Not too much Islam, too little Christianity

Lutheran pastor’s kid Angela Merkel, now the chancellor of Germany, had some striking things to say about the immigration debate in that country:

Chancellor Angela Merkel urged Germans debating Muslim integration to stand up more for Christian values, saying Monday the country suffered not from “too much Islam” but “too little Christianity.”

Addressing her Christian Democratic Union (CDU) party, she said she took the current public debate in Germany on Islam and immigration very seriously. As part of this debate, she said last month that multiculturalism there had utterly failed.

Some of her conservative allies have gone further, calling for an end to immigration from “foreign cultures” — a reference to Muslim countries like Turkey — and more pressure on immigrants to integrate into German society.

Merkel told the CDU annual conference in Karlsruhe that the debate about immigration “especially by those of the Muslim faith” was an opportunity for the ruling party to stand up confidently for its convictions.

“We don’t have too much Islam, we have too little Christianity. We have too few discussions about the Christian view of mankind,” she said to applause from the hall.

via Merkel: Germany doesn’t have “too much Islam” but “too little Christianity” | Analysis & Opinion |.

End of the welfare state?

England’s coalition government is getting tough on welfare.  As are other European nations:

Britain announced the most radical overhaul in decades Thursday to its once-generous welfare system, pledging harsh penalties for those who refuse jobs and community work service for the unemployed in return for benefit checks.

Work and Pensions Secretary Iain Duncan Smith unveiled sharp changes to the country’s cradle-to-grave social safety net, which was first introduced after World War II to better protect newborns, families, the jobless and the sick.

Critics have long said the British system offered hefty benefits unavailable to other citizens across Europe, the U.S. and other major economies — encouraging some people to snub modest jobs in favor of an easy life on handouts.

“The message is clear. If you can work, then a life of benefits will no longer be an option,” said Prime Minister David Cameron, whose government last month announced it would slash benefits payments by 18 billion pounds ($29 billion) under a four-year package of spending cuts worth 81 pounds ($128 billion).

Under the new plan, many of the 5 million people who claim jobless benefits in Britain will be ordered to regularly do four weeks of unpaid community work to remain eligible for their 65 pounds ($105) weekly welfare payment. The stints could include manual labor tasks like removing graffiti or gardening in public parks.

Unemployment claimants routinely also receive other welfare payments to help with housing costs and raising children.

The plan is the centerpiece of Cameron’s legislative program, and one of the key elements of his strategy to fix so-called “Broken Britain,” his election slogan for the social problems that he says have blighted the nation’s prospects.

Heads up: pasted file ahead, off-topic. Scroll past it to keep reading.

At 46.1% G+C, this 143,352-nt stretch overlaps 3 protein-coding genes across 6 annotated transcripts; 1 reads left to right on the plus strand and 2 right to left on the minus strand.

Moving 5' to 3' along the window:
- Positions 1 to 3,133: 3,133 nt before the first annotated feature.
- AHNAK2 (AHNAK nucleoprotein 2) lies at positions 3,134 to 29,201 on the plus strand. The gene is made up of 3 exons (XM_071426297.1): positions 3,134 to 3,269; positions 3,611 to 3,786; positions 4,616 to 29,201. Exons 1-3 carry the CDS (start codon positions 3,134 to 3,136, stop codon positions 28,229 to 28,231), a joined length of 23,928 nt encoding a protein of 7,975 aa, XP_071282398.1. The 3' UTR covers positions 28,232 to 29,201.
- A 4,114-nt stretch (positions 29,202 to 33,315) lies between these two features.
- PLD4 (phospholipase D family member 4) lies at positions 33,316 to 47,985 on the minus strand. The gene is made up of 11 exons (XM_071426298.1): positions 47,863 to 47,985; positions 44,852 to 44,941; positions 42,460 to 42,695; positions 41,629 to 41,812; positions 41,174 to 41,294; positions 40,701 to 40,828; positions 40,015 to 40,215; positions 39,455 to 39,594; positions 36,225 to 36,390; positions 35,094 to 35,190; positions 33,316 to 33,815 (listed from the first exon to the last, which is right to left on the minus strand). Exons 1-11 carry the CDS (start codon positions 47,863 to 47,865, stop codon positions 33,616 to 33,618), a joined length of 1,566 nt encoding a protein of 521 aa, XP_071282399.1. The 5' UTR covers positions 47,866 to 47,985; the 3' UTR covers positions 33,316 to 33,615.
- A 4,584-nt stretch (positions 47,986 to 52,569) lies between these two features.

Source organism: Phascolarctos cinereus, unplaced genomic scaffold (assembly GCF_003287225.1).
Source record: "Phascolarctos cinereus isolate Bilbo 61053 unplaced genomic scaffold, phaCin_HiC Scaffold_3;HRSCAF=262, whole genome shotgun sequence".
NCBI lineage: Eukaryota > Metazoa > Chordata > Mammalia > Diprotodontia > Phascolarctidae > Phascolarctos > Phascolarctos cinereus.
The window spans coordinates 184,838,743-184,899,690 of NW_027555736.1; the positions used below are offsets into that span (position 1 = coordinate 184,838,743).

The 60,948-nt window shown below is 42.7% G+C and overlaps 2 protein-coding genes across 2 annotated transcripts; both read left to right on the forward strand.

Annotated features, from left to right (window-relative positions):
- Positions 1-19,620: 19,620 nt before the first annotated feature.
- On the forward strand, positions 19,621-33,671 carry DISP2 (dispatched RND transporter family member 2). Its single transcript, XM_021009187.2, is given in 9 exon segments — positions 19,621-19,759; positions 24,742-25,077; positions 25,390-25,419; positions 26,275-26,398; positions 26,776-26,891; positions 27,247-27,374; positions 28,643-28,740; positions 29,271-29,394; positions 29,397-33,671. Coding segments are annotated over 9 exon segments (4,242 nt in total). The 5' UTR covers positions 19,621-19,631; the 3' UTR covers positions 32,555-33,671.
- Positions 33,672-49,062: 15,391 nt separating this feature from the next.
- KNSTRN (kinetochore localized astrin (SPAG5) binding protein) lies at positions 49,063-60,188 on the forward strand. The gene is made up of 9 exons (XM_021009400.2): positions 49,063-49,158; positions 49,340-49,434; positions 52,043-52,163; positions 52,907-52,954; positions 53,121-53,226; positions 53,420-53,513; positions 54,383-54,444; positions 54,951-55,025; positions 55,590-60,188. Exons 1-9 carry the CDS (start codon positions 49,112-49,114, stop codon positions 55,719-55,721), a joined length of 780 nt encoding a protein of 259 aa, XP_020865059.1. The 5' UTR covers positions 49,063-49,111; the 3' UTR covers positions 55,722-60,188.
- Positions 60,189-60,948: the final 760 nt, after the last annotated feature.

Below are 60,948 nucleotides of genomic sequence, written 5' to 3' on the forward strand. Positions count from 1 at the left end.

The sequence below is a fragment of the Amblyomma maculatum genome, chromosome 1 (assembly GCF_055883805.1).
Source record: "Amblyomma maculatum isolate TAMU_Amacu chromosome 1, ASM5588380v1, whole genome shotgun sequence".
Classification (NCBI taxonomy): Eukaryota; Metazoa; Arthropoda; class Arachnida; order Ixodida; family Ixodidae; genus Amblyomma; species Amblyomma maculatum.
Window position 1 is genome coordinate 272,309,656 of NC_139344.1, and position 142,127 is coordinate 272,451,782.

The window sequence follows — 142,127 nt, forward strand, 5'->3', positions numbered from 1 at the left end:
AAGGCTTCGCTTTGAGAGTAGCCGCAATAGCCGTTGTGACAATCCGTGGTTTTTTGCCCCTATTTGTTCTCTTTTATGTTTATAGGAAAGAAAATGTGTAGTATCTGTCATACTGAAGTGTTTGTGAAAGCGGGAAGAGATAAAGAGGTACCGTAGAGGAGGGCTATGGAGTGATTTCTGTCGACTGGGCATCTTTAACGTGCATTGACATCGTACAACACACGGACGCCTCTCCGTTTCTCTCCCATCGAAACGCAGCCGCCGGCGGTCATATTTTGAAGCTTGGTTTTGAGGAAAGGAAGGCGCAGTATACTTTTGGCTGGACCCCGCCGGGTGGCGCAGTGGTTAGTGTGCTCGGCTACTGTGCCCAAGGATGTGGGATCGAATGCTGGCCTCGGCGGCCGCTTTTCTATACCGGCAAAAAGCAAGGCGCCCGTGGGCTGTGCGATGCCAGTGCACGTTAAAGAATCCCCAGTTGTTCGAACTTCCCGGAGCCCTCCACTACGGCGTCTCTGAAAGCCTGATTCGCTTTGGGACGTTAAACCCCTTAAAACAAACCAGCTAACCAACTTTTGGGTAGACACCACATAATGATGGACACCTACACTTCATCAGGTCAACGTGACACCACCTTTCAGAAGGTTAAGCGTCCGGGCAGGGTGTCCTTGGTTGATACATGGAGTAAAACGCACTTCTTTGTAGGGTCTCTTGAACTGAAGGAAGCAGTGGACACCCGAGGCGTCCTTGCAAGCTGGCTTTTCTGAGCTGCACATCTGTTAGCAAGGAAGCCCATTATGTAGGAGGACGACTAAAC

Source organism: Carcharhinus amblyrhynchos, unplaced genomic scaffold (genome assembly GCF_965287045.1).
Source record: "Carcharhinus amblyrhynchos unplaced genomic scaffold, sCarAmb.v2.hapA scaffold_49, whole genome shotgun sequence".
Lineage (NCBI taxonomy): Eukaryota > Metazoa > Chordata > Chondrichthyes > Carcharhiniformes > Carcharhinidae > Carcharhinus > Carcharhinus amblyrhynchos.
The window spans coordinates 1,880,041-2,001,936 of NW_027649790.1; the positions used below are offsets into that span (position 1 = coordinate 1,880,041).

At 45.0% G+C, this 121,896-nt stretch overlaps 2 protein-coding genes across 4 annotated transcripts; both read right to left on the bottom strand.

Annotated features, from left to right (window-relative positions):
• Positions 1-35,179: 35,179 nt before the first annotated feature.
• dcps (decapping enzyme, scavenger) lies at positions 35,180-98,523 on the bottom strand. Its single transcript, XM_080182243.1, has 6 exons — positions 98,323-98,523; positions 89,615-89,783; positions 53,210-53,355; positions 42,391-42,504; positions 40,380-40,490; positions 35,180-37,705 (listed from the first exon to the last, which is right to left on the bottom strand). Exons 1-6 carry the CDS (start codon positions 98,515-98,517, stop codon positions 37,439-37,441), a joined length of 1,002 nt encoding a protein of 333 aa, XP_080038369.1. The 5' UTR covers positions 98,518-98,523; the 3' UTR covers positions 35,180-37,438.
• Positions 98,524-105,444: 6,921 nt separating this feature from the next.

Duncan Smith said under his reforms, those who turn down job offers, fail to show up for job interviews or decline to take part in community projects face tough punishments. Benefits will stop for three months on a first offense, for six months for the second time and for three years after a third breach.

The system is still much more lenient than that in Spain, where a third offense means a person loses their welfare payments for good.

Duncan Smith insists the changes are not just to reduce the country’s budget deficit but are meant to jolt a group of around 1.4 million Britons who have been without a job for about a decade.

“For too long, the success of our welfare system has been judged by the number of people who are on benefits,” said Deputy Prime Minister Nick Clegg. “Our welfare system should be judged by the number of people who are off benefits and into work.”

Britain’s reforms echo a program by Sweden’s center-right government to get more people into the work force and reduce the number of benefit-takers.

Sweden’s motto — “it should pay off to work” — was echoed by Duncan Smith.

via Off the sofa! UK gets tough on welfare.

Jacksonian foreign policy

Michael Gerson thinks that the country is going back to “a Jacksonian” foreign policy:

Even without a developed Tea Party foreign policy, the center of gravity on Capitol Hill is likely to shift in a Jacksonian direction. Historian Walter Russell Mead describes this potent, populist foreign policy tradition as “an instinct rather than an ideology.” Today’s Jacksonians believe in a strong military, assertively employed to defend American interests. They are skeptical of international law and international institutions, which are viewed as threats to American sovereignty and freedom of action. Jacksonians are generally dismissive of idealistic global objectives, such as a world free from nuclear weapons. Instead, they are heavily armed realists, convinced that America operates in an irredeemably hostile world. In particular, according to Mead, Jacksonians believe in wars that end with the unconditional surrender of an enemy, instead of “multilateral, limited warfare or peacekeeping operations.”